2015 Affordable Housing Advisory Council Annual Report
Report From The Chair
The difference between what lower-income and upper-income families and individuals spend on housing makes the concept of a wealth gap anything but abstract. With a population of renters that has grown significantly since the Great Recession, the growing disparity in the wealth of richer and poorer American households is being driven to a great degree by ever higher housing costs.
In 1960, less than a quarter of all renting households in the United States spent 30 percent or more of their monthly income on rent. Today, upper-income renters spend only about 15 percent of their income on rent, while lower-income households are devoting nearly half their income to housing, reports The Pew Charitable Trust.
And the lower down the income ladder you go, the worse it gets. As the National Housing Conference’s Housing Landscape 2016 reports, one out of five low- to moderate-income households is spending over half their income on housing, while nearly four out of five extremely low-income households are severely burdened by rising housing costs. According to the National Low Income Housing Coalition’s Affordable Housing Gap Analysis, the absolute shortage of affordable housing units for the poorest is unprecedented throughout the country, and especially in our district: Nevada had the least adequate supply, with only 17 affordable and available units for every 100 extremely low-income households, with Arizona and California not far behind.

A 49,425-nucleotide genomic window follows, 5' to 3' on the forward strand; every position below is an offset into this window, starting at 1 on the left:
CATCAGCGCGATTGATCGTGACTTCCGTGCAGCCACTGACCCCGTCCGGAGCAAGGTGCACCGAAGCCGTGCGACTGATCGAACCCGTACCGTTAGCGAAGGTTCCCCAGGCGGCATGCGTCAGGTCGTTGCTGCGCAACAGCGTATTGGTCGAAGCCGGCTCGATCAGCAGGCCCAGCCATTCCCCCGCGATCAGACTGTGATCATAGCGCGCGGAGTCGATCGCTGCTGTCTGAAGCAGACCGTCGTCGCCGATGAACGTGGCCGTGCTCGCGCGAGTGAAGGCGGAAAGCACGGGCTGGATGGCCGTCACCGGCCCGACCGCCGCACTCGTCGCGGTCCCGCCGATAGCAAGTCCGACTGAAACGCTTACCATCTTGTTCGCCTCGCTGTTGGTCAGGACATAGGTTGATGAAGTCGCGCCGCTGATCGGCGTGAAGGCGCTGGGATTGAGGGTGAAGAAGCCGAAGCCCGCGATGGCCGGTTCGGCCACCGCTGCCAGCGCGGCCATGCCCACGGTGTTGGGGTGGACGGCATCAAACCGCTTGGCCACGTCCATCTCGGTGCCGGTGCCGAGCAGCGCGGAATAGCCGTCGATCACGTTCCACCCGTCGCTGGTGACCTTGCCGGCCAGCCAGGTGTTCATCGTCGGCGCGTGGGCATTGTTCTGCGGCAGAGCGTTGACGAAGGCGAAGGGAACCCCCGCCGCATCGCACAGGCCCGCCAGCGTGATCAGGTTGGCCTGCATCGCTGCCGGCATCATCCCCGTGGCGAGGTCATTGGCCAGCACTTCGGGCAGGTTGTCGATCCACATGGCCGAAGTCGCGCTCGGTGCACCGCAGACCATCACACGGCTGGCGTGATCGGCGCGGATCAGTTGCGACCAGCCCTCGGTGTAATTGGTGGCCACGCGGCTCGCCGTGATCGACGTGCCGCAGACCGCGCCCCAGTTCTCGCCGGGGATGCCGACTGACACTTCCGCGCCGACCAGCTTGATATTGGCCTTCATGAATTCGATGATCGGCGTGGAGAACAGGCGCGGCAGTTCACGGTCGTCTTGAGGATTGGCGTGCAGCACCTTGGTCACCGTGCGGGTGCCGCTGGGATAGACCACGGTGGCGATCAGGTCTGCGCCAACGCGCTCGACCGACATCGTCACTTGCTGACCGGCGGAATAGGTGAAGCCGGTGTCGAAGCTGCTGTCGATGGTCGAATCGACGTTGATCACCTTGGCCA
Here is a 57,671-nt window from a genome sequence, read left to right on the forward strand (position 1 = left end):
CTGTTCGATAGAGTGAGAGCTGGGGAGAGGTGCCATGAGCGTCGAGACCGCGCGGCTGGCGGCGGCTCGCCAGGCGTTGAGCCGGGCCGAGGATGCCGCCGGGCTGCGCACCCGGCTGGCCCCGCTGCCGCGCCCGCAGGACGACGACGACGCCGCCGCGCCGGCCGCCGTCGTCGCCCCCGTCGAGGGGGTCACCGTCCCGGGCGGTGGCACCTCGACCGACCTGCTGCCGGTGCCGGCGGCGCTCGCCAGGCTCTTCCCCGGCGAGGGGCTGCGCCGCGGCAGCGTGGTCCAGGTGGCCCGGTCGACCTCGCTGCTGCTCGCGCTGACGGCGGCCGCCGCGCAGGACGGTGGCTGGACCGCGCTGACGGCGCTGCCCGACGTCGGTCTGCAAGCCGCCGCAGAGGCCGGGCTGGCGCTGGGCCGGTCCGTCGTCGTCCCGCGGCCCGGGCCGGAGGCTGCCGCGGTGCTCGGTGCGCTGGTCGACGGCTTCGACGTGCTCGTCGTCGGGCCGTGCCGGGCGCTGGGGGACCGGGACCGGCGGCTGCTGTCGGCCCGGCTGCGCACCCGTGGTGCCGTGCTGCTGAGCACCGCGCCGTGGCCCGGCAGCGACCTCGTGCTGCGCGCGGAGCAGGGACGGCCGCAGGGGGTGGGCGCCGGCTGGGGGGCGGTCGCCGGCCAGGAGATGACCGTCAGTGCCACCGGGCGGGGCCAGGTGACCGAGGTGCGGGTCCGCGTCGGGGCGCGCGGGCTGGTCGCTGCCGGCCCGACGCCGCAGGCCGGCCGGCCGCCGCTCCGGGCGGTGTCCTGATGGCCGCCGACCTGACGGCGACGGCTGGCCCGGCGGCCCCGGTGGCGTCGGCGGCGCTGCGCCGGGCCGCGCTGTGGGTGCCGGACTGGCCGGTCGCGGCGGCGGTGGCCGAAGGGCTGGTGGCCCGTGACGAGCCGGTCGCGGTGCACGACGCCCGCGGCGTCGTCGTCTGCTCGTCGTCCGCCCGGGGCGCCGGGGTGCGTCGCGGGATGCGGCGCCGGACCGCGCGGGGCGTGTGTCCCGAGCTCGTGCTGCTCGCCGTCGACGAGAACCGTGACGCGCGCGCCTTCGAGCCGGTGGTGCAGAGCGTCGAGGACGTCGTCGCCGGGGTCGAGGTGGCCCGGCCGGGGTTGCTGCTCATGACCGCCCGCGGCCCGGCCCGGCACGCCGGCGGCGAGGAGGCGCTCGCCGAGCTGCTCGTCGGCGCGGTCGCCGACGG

On a daily basis, severely cost-burdened families and individuals are forced to make any number of hard choices just to keep a roof over their heads. Gas for the car, or groceries? Healthy food, or cheap fast food? Utility bills, or medicine? A second job, or more time with family? And when any bit of bad luck might just be enough to tip a family over into homelessness – to join the more than half a million people in this country, 125,000 of them children, with no place at all to call home – how can these cost-burdened families even dream of saving for college costs or retirement, or to buy a first home?
Homeownership remains one of the greatest wealth-building opportunities for working families. But that aspiration remains out of reach for a large and growing share of the American population: those making too little money and spending too much of it on rent to save for a downpayment in an environment of ever-increasing home prices and restrictive loan underwriting requirements.
Providing opportunity is essential to American ideals, and a stable, affordable home creates a foundation for success. While the nation’s housing finance system remains in limbo, with any meaningful reform or new policies at least a presidential election away, the Affordable Housing Advisory Council recognizes the importance of continuing to bring the resources of the Bank and its members together with the expertise of local affordable housing developers and community nonprofits to find innovative ways of helping people make a better life for themselves and their families.